LANDSLIDES HAVE BURIED a village in northern Afghanistan, killing at least 350 people and leaving thousands of others feared dead, as rescuers searched desperately for survivors trapped under the mud.
Villagers at the disaster site in Badakhshan province used shovels to dig through rocks and dirt, with national authorities, the United Nations and the US-led military force all racing to assess the damage and provide help.
Badakhshan governor Shah Waliullah Adeeb told said by telephone that the death toll could be as high as 2,500.
“Our initial findings based on local people’s reports show around 2,500 people, including women and children, might be dead,” he said.
“It is difficult to get confirmed information from the scene and we are seeking to determine the facts.”
Provincial officials said that two successive landslides hit Aab Bareek village within one hour as a hillside collapsed, engulfing hundreds of mud-brick homes.
Villagers were at Friday prayers in two mosques when they were swamped by a tide of debris, and the second landslide hit many who had rushed to assist those in need.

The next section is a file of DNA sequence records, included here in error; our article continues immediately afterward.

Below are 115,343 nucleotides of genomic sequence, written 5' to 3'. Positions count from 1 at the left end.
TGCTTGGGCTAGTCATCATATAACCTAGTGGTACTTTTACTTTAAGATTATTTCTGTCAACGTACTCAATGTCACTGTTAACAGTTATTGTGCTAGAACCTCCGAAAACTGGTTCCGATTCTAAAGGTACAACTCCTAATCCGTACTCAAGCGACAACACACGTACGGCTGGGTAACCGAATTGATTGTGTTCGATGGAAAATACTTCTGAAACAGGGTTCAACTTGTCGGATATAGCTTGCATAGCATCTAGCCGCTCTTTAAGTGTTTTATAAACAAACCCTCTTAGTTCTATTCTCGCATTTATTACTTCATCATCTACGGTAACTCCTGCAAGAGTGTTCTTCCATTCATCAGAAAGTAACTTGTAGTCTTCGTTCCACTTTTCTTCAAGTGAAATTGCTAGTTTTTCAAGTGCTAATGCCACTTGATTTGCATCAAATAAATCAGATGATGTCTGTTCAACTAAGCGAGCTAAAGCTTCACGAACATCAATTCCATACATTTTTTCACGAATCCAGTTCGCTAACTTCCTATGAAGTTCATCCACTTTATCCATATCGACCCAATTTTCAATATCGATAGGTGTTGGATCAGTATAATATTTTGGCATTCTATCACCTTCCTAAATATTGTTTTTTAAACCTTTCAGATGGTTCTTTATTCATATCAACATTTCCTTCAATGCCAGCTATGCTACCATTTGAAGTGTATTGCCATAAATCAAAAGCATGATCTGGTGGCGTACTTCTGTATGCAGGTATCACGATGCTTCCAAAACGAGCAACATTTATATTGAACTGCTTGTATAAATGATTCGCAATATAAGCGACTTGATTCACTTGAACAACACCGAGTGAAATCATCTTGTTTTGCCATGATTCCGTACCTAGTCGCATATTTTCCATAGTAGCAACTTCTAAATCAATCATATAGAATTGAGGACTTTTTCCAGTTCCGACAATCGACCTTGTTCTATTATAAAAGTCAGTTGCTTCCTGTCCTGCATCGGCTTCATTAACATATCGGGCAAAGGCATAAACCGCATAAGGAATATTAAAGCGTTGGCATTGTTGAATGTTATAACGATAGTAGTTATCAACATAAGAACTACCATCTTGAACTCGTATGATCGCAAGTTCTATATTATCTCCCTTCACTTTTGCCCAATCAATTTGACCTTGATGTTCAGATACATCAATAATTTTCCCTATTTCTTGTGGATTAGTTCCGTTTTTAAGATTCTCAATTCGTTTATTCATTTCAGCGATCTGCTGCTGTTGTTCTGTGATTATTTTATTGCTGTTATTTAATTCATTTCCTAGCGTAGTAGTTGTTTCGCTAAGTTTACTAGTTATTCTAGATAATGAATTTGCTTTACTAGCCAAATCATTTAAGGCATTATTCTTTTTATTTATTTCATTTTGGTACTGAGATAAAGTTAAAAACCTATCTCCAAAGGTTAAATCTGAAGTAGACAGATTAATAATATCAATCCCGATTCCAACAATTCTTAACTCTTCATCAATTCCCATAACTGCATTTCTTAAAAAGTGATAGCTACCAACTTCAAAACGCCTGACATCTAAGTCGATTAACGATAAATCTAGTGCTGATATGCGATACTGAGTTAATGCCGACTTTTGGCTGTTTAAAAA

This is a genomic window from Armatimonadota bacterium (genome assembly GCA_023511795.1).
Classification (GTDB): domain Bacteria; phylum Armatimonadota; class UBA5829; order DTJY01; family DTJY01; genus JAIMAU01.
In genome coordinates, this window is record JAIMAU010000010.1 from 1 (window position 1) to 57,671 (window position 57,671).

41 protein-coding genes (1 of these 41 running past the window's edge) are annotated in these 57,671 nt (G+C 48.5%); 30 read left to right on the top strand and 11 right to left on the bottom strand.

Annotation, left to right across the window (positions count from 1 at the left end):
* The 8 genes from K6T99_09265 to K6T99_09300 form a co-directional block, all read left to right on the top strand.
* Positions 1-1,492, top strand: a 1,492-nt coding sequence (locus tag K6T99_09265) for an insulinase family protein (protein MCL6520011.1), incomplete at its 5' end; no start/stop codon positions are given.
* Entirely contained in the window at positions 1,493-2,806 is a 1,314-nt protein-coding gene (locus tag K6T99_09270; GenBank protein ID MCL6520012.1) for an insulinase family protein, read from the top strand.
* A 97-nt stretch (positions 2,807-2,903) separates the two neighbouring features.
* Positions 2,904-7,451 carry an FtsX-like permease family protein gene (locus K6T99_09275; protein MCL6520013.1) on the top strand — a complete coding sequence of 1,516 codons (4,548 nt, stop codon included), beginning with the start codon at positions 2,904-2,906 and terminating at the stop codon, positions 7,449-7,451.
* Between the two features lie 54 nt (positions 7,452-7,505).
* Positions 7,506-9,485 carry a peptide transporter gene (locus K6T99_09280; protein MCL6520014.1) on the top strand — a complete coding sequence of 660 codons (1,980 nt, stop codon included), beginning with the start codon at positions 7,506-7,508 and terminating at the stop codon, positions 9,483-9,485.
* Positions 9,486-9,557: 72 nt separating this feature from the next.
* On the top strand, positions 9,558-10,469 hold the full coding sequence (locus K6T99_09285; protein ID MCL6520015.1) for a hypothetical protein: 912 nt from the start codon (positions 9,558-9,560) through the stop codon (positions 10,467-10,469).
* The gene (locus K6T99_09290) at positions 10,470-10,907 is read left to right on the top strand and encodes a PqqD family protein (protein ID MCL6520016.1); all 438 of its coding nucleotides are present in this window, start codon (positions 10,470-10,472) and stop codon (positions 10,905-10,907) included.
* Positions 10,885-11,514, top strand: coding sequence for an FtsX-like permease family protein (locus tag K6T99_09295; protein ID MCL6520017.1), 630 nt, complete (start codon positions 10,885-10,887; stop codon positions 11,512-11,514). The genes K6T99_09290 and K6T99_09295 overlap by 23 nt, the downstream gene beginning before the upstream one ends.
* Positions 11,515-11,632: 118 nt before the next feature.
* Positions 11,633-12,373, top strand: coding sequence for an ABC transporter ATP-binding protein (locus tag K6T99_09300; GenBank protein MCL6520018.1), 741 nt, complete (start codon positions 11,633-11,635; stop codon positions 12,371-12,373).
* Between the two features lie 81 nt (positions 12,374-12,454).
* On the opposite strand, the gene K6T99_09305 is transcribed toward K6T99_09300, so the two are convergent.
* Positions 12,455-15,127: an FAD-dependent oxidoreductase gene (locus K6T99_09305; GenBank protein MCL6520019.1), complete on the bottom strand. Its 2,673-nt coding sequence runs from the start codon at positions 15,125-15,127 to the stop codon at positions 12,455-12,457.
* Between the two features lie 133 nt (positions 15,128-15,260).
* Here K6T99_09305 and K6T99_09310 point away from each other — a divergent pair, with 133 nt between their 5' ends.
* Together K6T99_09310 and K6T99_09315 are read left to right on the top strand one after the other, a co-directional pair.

“The number of deceased has increased to 350,” the UN mission in Afghanistan said in a statement.
“A response is being mobilised for those who survived but were displaced, with some partners already on the ground.
“(NATO’s) Regional Command in the north (is) in contact with the Afghan National Army in regards to search and rescue efforts.”
Badakhshan is a remote, mountainous province in northeast Afghanistan bordering Tajikistan, China and Pakistan.
It has been relatively peaceful since the US-led military intervention began in 2001, but has seen increasing Taliban activity in recent years.
The landslides follow recent severe flooding in other parts of northern Afghanistan, with 150 people dead and 67,000 people affected by floods in Jowzjan, Faryab and Sar-e-Pul provinces.
Nearly 3,500 houses were damaged and destroyed by the floods, creating an urgent need for shelter, clean water, medical supplies, and food.
The floodwaters swept through villages, inundating thousands of homes and leaving many people seeking safety on the roofs of their houses.
The floods also destroyed farmland and killed livestock across the remote region.